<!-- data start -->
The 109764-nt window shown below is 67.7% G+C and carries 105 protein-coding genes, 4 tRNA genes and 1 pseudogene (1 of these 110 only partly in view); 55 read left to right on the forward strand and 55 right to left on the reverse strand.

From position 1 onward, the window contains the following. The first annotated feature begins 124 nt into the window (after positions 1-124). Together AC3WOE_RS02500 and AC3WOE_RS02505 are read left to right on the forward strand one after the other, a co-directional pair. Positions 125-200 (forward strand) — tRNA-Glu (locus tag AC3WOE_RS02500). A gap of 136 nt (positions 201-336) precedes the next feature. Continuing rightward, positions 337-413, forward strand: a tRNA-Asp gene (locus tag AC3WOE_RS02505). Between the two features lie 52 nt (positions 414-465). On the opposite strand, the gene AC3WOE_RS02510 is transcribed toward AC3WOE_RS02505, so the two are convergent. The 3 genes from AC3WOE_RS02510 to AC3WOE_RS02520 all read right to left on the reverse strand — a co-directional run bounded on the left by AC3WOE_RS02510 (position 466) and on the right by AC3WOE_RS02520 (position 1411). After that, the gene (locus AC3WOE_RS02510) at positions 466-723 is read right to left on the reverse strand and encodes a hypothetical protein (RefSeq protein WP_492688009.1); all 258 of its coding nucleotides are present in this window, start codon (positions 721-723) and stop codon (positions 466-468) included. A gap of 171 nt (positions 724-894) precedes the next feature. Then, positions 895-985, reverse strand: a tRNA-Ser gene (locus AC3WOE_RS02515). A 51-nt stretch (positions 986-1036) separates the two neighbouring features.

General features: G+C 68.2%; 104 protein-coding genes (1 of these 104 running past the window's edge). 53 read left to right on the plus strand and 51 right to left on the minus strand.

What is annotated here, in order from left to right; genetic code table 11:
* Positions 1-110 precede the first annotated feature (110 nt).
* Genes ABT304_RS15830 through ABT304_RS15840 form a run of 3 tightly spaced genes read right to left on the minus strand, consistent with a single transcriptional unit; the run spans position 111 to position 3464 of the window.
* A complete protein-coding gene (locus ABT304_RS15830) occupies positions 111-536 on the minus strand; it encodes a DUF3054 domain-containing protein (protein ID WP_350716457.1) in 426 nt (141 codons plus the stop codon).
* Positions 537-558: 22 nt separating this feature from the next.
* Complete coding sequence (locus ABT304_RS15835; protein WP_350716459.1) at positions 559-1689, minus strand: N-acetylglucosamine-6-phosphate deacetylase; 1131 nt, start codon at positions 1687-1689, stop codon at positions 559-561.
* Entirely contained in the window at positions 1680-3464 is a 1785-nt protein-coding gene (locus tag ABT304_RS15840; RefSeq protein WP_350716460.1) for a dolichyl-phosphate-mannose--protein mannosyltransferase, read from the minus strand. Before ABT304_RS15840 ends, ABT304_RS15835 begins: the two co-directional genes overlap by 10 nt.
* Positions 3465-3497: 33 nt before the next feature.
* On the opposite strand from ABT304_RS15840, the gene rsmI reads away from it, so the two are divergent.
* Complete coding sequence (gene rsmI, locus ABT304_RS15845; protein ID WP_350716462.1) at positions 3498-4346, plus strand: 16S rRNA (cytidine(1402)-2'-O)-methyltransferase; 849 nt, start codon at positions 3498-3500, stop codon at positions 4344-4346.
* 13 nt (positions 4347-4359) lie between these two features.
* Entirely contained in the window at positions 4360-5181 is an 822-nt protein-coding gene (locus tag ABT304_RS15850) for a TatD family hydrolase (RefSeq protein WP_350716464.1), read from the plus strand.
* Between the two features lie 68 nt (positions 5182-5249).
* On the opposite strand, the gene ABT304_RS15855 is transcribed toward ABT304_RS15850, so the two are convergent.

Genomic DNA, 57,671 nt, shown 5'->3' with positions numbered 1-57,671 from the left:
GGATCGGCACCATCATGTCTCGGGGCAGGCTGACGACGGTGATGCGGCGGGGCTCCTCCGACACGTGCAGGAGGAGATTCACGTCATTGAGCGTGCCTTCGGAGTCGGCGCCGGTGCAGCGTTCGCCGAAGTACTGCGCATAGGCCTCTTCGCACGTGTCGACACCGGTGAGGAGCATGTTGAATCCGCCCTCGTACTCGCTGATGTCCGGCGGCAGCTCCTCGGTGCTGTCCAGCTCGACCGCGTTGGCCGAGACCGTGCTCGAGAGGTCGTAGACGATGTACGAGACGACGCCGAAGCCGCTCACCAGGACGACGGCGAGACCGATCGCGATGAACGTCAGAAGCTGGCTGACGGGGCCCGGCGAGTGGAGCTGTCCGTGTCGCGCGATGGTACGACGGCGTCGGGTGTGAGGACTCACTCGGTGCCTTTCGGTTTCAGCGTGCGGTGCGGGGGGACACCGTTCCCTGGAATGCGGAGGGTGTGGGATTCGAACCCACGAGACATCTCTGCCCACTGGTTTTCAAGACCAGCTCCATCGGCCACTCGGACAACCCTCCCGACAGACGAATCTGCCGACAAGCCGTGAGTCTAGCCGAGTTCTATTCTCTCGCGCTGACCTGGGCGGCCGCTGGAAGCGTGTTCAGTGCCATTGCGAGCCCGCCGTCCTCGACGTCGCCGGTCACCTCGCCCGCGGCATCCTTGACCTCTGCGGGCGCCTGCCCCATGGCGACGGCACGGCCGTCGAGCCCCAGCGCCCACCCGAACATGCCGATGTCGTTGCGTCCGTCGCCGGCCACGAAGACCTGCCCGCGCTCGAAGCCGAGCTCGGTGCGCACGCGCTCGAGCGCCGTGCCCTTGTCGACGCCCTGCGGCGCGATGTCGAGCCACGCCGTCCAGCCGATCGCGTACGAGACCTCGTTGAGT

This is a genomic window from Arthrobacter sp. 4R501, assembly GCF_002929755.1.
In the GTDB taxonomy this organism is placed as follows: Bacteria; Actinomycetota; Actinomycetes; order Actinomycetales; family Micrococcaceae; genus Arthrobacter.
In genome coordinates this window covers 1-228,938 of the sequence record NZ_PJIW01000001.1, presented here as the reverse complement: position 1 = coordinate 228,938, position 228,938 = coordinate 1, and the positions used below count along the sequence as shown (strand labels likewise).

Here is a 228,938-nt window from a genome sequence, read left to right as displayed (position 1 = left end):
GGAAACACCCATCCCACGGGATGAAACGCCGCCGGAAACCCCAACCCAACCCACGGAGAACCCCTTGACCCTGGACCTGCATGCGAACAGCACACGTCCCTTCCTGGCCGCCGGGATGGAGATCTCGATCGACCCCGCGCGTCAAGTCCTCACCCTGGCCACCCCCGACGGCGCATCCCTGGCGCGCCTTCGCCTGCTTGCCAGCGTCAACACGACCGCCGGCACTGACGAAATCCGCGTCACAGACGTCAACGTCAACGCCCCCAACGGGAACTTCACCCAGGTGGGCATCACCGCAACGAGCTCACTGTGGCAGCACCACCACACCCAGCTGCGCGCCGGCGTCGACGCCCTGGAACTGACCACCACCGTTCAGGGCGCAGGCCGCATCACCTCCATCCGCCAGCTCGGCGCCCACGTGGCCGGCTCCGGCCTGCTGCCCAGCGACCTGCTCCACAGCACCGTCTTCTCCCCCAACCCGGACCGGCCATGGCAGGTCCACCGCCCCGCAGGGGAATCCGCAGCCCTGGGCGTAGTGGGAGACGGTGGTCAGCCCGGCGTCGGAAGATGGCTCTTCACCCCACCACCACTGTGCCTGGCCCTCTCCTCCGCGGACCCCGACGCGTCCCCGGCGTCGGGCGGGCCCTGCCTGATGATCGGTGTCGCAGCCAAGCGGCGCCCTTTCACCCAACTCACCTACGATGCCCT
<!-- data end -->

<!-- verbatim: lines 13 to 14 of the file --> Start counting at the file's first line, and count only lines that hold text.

* Complete coding sequence (gene rsmI, locus ABT304_RS15845; protein ID WP_350716462.1) at positions 3498-4346, plus strand: 16S rRNA (cytidine(1402)-2'-O)-methyltransferase; 849 nt, start codon at positions 3498-3500, stop codon at positions 4344-4346.
* 13 nt (positions 4347-4359) lie between these two features.